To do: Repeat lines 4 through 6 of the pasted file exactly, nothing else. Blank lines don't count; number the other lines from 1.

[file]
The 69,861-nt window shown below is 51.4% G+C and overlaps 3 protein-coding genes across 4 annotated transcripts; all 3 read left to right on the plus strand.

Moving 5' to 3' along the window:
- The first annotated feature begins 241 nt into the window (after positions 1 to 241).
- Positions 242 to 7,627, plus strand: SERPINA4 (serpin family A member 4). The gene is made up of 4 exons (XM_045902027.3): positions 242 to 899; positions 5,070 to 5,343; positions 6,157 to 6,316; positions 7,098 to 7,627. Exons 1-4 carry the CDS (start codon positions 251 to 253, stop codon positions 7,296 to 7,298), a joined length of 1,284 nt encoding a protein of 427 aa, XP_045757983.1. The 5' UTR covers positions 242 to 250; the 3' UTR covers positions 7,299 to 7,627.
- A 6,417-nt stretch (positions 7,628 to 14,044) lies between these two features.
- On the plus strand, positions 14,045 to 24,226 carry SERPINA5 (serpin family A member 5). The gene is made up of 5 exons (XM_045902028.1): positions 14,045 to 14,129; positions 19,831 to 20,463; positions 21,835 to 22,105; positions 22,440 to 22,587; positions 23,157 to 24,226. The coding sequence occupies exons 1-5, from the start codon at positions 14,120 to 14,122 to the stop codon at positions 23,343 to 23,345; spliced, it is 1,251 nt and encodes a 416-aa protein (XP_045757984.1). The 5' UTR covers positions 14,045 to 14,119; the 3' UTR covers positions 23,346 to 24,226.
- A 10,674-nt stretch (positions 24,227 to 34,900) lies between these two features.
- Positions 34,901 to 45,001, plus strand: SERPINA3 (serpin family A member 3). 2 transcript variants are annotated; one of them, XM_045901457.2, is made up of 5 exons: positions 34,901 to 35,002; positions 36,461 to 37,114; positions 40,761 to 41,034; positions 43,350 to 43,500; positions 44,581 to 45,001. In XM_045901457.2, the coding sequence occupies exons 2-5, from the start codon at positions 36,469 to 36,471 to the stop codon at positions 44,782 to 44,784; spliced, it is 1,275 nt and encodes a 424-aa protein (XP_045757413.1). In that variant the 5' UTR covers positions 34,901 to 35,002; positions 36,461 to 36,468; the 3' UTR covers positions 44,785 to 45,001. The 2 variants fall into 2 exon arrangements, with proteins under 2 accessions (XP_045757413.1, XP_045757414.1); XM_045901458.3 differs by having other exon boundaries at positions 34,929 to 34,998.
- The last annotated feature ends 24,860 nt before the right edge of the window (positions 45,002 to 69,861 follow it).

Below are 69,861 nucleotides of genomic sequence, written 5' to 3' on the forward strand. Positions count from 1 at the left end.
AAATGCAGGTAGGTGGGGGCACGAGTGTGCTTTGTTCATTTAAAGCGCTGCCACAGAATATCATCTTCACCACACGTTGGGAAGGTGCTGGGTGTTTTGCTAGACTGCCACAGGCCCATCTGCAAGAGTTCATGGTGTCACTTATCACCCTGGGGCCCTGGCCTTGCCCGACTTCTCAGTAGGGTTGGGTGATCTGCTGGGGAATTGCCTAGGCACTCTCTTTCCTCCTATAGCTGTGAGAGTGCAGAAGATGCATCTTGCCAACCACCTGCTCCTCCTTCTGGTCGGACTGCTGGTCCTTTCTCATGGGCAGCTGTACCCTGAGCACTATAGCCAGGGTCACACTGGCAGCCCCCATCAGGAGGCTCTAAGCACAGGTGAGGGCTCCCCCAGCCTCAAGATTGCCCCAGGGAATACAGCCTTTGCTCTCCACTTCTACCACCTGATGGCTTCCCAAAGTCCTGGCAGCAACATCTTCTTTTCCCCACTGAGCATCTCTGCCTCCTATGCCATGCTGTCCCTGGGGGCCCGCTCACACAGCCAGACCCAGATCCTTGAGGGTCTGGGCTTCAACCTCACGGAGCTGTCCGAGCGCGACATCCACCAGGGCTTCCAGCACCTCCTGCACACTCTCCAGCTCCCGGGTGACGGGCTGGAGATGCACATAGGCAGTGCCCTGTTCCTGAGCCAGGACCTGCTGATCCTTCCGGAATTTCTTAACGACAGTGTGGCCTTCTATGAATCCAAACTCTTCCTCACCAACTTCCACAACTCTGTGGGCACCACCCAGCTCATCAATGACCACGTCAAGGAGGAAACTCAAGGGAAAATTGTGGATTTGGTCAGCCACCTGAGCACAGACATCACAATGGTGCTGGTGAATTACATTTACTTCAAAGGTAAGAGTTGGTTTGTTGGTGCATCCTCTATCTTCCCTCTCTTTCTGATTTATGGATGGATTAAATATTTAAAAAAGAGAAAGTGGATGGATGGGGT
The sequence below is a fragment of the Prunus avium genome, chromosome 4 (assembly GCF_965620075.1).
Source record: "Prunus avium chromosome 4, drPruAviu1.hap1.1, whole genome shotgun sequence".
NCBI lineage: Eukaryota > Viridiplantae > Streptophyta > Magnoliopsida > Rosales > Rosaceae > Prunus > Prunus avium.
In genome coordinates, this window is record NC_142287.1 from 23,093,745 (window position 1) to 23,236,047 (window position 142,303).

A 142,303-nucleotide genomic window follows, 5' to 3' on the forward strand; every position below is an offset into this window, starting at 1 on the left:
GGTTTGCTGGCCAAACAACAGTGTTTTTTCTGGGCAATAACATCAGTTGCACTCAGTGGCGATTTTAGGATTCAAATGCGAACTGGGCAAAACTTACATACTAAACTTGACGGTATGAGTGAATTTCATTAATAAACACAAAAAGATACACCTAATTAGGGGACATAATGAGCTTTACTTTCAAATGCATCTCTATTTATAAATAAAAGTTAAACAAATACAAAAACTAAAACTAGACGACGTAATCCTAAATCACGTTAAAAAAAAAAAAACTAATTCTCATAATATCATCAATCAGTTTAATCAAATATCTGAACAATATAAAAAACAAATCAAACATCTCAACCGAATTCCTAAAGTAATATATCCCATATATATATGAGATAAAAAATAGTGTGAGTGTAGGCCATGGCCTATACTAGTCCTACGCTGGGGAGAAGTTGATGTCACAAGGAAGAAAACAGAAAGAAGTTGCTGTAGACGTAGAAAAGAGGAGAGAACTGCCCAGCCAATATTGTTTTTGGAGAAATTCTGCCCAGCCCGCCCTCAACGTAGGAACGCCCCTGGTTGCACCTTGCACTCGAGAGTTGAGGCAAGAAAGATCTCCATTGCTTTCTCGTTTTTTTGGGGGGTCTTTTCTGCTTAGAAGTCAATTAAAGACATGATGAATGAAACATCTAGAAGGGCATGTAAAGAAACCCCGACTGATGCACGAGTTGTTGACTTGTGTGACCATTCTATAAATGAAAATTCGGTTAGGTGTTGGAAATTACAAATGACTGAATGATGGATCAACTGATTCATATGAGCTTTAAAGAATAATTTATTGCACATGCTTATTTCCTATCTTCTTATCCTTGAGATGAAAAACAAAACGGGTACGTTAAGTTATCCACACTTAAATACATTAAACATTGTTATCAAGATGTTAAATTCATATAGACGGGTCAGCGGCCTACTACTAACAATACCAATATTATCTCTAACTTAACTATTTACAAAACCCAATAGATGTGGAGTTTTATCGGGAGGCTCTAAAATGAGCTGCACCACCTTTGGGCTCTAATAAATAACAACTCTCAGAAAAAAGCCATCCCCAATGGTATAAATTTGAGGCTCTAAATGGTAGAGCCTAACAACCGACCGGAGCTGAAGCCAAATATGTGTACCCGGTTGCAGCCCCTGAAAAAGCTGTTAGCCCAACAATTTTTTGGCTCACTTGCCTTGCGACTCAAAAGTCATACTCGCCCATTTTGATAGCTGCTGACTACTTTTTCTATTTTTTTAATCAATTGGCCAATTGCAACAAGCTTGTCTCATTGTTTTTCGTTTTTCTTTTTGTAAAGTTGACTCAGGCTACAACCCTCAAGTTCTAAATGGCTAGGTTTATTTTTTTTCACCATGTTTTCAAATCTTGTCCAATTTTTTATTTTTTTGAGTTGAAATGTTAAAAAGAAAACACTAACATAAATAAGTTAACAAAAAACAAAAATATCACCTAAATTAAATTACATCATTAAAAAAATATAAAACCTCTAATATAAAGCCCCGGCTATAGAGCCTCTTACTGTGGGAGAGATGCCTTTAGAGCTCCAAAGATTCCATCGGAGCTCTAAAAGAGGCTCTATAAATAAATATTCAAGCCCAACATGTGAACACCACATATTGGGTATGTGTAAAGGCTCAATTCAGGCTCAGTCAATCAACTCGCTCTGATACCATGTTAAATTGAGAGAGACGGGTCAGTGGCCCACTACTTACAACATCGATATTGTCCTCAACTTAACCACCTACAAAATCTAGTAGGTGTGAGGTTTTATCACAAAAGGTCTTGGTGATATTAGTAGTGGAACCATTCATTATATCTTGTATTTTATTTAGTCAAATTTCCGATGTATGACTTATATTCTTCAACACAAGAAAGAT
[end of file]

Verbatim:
- Positions 242 to 7,627, plus strand: SERPINA4 (serpin family A member 4). The gene is made up of 4 exons (XM_045902027.3): positions 242 to 899; positions 5,070 to 5,343; positions 6,157 to 6,316; positions 7,098 to 7,627. Exons 1-4 carry the CDS (start codon positions 251 to 253, stop codon positions 7,296 to 7,298), a joined length of 1,284 nt encoding a protein of 427 aa, XP_045757983.1. The 5' UTR covers positions 242 to 250; the 3' UTR covers positions 7,299 to 7,627.
- A 6,417-nt stretch (positions 7,628 to 14,044) lies between these two features.
- On the plus strand, positions 14,045 to 24,226 carry SERPINA5 (serpin family A member 5). The gene is made up of 5 exons (XM_045902028.1): positions 14,045 to 14,129; positions 19,831 to 20,463; positions 21,835 to 22,105; positions 22,440 to 22,587; positions 23,157 to 24,226. The coding sequence occupies exons 1-5, from the start codon at positions 14,120 to 14,122 to the stop codon at positions 23,343 to 23,345; spliced, it is 1,251 nt and encodes a 416-aa protein (XP_045757984.1). The 5' UTR covers positions 14,045 to 14,119; the 3' UTR covers positions 23,346 to 24,226.